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May 13, 1916


Author Affiliations

Professor of Gastro-Enterology, Detroit College of Medicine and Surgery; Consulting Gastro-Enterologist, Harper Hospital DETROIT

JAMA. 1916;LXVI(20):1534-1535. doi:10.1001/jama.1916.02580460010003

A defect in the abdominal parietes preventing closure of the umbilical canal results in what is known as a congenital opening. Only when there is protrusion do we regard it as a hernia. It is a somewhat common occurrence to find the opening at the navel unobliterated. The defect is at the opening for the omphalomesenteric duct and the urachus. In the majority of instances, no injury results from this non-closure. Increased abdominal pressure, coughing, lifting, straining at stool, etc., often lead to an umbilical hernia, which I do not wish to consider here.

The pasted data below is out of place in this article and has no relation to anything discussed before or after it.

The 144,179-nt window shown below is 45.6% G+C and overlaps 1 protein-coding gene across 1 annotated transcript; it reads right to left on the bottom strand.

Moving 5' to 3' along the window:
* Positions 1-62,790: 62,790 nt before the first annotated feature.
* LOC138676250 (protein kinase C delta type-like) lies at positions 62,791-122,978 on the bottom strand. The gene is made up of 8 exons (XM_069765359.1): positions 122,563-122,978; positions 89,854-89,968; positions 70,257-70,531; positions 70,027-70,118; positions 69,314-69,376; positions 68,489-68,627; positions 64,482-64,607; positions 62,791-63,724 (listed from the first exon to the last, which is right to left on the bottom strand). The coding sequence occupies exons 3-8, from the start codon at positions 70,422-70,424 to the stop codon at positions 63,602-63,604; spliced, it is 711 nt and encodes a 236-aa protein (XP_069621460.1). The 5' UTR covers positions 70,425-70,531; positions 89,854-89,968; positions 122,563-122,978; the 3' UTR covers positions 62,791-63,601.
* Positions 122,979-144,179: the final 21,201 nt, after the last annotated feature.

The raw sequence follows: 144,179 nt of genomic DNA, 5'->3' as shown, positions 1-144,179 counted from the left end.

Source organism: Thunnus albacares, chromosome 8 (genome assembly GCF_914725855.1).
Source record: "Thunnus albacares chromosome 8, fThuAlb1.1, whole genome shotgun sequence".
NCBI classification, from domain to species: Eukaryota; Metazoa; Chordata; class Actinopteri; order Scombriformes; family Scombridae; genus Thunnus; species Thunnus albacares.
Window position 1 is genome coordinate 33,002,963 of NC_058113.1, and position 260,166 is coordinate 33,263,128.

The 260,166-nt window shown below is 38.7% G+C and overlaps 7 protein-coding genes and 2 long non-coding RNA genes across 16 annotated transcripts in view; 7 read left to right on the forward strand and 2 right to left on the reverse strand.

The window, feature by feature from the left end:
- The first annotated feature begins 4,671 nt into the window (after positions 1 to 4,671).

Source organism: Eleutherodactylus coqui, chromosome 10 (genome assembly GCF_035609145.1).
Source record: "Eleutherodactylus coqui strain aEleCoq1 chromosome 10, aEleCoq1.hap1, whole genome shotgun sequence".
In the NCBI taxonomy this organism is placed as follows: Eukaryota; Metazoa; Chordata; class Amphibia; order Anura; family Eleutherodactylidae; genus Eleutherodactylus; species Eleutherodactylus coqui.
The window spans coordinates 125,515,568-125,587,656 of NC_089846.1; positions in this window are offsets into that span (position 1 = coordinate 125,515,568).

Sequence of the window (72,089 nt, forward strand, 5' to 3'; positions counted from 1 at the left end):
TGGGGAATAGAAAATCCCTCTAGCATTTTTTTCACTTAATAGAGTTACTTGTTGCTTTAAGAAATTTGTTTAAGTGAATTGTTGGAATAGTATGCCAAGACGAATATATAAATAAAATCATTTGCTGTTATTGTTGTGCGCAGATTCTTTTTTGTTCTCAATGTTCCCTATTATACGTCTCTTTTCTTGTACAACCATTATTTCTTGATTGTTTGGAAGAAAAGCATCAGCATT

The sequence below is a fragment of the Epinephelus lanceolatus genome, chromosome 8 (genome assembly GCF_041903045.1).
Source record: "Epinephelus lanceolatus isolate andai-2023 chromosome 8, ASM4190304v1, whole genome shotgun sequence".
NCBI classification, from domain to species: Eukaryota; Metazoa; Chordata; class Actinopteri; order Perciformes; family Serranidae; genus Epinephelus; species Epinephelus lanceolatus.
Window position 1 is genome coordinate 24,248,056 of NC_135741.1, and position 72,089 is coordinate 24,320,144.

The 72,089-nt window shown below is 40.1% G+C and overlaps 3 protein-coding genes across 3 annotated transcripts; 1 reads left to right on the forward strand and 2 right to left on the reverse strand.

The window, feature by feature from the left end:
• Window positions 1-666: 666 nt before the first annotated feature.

This umbilical opening may at first be very small — so small as to escape the notice of the examining physician, and later assume large dimensions. It is always congenital in origin.

All these patients have symptoms of nervous dyspepsia due to increased irritability of the autonomic nervous system. They are often free from distressing symptoms

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